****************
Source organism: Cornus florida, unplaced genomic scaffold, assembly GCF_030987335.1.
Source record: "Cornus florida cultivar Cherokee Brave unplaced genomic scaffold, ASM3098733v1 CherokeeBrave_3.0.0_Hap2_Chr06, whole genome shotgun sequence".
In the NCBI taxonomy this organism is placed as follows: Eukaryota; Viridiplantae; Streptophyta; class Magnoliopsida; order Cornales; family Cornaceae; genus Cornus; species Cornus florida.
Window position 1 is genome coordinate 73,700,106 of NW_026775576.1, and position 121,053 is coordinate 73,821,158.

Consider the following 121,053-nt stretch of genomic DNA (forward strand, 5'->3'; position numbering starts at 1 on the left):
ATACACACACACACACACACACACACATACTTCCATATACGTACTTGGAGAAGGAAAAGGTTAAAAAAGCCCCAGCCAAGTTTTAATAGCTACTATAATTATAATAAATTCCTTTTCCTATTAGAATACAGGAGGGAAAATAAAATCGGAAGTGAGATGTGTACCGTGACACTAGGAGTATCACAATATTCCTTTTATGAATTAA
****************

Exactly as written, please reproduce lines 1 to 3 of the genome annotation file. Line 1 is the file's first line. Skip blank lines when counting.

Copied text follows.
Source organism: Cornus florida, unplaced genomic scaffold, assembly GCF_030987335.1.
Source record: "Cornus florida cultivar Cherokee Brave unplaced genomic scaffold, ASM3098733v1 CherokeeBrave_3.0.0_Hap2_Chr06, whole genome shotgun sequence".
In the NCBI taxonomy this organism is placed as follows: Eukaryota; Viridiplantae; Streptophyta; class Magnoliopsida; order Cornales; family Cornaceae; genus Cornus; species Cornus florida.